Opinion

The Great Debate

Time for a shareholder revolt

jamessaft1(James Saft is a Reuters columnist. The opinions expressed are his own)

There are encouraging signs that shareholders are becoming more assertive in defending their interests.

The Financial Times reported on Monday that some of Britain’s largest institutional shareholders – including Standard Life, Legal & General and M&G – are working on a plan to bypass investment banks by creating a club to underwrite new issues of equity by small and medium-sized British companies, a move that could save hugely on fees.

What, you may wonder, took them so long?

Second only to taxpayers, investors have been the great patsies of the financial crisis, paying massive costs to a financial services industry which has, to put it mildly, not served them well.

Activist shareholders and investors could be a key force in fixing what is wrong with the financial system. Unleashing their power to act in their own best interests should be a main thrust of new regulation.

The British investor group, reportedly being assisted by mergers and acquisition advisors Lazards, would effectively cut out the middle men by agreeing to take up any unwanted new shares in an offering. This is an idea which if successful could save companies and their owners huge amounts in fees and at the same time deal a blow to investment banking profitability.

Fee bonanza spells more trouble for banks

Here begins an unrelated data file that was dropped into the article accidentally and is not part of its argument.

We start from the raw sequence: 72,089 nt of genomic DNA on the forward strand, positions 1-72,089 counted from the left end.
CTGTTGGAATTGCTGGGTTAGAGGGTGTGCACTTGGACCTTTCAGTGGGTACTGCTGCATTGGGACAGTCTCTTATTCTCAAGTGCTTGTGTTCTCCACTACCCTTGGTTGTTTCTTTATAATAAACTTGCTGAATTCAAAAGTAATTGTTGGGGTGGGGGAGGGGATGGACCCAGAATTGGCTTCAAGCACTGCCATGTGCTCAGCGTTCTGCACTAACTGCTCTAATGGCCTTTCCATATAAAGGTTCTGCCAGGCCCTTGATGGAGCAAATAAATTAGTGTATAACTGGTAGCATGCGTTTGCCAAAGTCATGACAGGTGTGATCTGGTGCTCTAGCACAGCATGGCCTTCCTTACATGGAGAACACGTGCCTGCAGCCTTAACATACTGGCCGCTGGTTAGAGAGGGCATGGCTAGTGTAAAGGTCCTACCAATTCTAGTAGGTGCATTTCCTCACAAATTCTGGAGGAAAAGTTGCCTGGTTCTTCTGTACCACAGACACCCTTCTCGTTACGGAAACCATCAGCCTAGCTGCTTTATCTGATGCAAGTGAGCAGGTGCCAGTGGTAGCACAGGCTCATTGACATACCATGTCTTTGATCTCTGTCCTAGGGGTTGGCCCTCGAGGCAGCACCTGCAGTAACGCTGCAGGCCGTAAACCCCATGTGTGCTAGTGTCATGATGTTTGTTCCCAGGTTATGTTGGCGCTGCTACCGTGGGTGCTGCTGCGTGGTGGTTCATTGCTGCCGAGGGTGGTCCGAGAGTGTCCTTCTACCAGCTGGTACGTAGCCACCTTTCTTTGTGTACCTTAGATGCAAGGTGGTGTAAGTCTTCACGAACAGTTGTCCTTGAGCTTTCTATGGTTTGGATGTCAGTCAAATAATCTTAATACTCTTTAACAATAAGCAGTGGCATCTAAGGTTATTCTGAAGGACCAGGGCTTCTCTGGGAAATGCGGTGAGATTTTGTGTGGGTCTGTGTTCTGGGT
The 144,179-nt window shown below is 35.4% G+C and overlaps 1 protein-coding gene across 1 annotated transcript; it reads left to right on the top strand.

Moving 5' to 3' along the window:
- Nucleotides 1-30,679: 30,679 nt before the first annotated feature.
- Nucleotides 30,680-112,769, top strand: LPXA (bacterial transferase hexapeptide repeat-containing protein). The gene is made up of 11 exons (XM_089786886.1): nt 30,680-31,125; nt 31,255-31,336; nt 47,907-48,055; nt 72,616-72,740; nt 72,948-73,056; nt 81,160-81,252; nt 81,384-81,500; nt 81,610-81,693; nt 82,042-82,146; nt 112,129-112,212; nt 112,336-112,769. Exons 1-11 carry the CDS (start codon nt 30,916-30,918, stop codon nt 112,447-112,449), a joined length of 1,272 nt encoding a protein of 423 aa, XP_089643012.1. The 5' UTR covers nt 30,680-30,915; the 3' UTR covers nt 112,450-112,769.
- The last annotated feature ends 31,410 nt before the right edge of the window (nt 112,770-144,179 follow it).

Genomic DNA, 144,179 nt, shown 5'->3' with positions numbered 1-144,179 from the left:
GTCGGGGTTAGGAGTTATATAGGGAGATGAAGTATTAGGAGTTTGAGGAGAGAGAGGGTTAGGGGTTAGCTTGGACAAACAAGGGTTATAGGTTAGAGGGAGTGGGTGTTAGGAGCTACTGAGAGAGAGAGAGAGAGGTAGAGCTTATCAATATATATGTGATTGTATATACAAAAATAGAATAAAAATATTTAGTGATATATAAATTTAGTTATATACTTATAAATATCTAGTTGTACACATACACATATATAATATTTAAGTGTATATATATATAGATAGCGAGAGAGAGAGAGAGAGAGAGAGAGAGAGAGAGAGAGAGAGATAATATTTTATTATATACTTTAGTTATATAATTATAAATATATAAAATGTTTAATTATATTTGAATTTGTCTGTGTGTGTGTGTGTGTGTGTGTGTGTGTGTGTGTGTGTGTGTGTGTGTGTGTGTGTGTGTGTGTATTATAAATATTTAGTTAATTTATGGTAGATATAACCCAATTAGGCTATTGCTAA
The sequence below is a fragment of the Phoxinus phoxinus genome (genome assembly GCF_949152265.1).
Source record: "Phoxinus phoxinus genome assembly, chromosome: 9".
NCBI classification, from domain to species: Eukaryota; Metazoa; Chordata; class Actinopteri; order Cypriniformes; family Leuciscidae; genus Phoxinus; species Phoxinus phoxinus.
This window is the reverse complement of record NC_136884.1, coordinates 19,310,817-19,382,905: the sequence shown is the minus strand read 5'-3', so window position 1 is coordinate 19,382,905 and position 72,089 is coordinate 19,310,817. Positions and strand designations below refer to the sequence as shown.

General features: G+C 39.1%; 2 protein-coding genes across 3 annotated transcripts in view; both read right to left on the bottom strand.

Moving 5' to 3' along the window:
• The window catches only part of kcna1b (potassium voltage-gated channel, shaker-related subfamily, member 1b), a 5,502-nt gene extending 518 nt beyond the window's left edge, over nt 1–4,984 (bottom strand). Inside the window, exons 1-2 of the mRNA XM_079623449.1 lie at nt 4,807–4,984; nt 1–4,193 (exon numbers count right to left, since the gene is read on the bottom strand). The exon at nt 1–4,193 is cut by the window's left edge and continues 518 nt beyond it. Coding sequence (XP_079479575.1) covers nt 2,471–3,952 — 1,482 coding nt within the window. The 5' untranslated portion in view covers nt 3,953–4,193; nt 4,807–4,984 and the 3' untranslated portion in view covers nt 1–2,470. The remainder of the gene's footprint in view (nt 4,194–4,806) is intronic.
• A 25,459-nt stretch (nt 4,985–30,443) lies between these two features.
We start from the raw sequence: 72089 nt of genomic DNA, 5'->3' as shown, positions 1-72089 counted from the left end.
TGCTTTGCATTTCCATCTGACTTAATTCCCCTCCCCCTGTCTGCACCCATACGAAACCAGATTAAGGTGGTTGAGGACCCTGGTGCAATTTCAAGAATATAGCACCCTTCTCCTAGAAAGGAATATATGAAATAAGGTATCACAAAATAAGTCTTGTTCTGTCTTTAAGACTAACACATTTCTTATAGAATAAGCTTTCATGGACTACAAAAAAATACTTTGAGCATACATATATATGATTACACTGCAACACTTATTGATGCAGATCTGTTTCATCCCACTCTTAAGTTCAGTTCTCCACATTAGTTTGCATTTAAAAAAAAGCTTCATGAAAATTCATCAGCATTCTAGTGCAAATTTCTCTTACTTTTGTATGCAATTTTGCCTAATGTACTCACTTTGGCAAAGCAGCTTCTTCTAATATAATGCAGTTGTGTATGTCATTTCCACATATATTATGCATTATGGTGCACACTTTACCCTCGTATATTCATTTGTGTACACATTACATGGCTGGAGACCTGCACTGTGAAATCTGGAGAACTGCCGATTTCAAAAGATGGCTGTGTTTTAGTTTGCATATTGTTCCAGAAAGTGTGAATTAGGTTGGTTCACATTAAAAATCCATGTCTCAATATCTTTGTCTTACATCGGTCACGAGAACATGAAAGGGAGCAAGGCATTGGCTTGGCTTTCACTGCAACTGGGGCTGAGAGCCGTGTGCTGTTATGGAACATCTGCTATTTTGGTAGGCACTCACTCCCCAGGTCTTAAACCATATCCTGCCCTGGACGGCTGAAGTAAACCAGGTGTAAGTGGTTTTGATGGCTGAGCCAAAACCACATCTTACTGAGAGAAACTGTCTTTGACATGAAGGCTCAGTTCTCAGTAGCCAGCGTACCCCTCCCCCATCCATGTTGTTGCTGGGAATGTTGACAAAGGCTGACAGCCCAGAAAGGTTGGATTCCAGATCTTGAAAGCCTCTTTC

Alex Smith-GreatDebate– Alexander Smith is a Reuters columnist. The views expressed are his own –

Investment banks are going to have a lot of explaining to do. After the lows of 2008, and despite the mauling they’ve had from politicians and the public, 2009 is going to be a bumper year for those that lived to tell the tale. The banks have pocketed an incredible $16 billion in fees in the second quarter, according to Thomson Reuters first half data on deals and fee income, released on Friday. Click here for related news.

True, this is down from Q2 2008, when fees were almost $24 billion. But it should not come as a surprise to anyone who has been watching — often in disbelief — the huge amount of capital raising that has been going on in both the equity and bond markets.

Beware Goldman’s “dutiful” TARP repayment

(Republished to clarify time period of data in fifth paragraph)

Trading specialists work on the floor of the New York Stock Exchange trading shares of Goldman Sachs, in New York, April 14, 2009. REUTERS/Chip East Patriotism, as Dr Johnson once observed, is the last refuge of a scoundrel. So when you hear words like “duty” drip from the lips of a senior executive at Goldman Sachs, you instinctively count the spoons.

You’d be right to do so too. Chief financial officer David Viniar’s observation that Goldman has a duty to repay the money it received last autumn from the U.S. government as part of the Troubled Asset Relief Program may be marginally less cynical than the apercu flung out recently by his boss, Lloyd Blankfein, that investment bankers should be paid less and shouldn’t be rewarded for failure.

But not much less.

And my, do Blankfein’s comments seem cynical in light of the bank’s first quarter results. After all, Goldman accrued 50 percent of its quarterly revenues (yes, that’s revenues) against payments it plans to make to its employees. That is broadly the same proportion that it paid out to them throughout the boom. No question, then, that Goldman’s bankers should do without to pay back the TARP money. With breathtaking cheek, Goldman has also used taxpayers’ cash to bail out Jon Winkelried, one of its wealthiest and most senior executives, after he lost too much money in its own hedge funds. And as for clawing back past rewards that turned out to be excessive — well what about that $70 million you got in 2007, Blankfein?

  •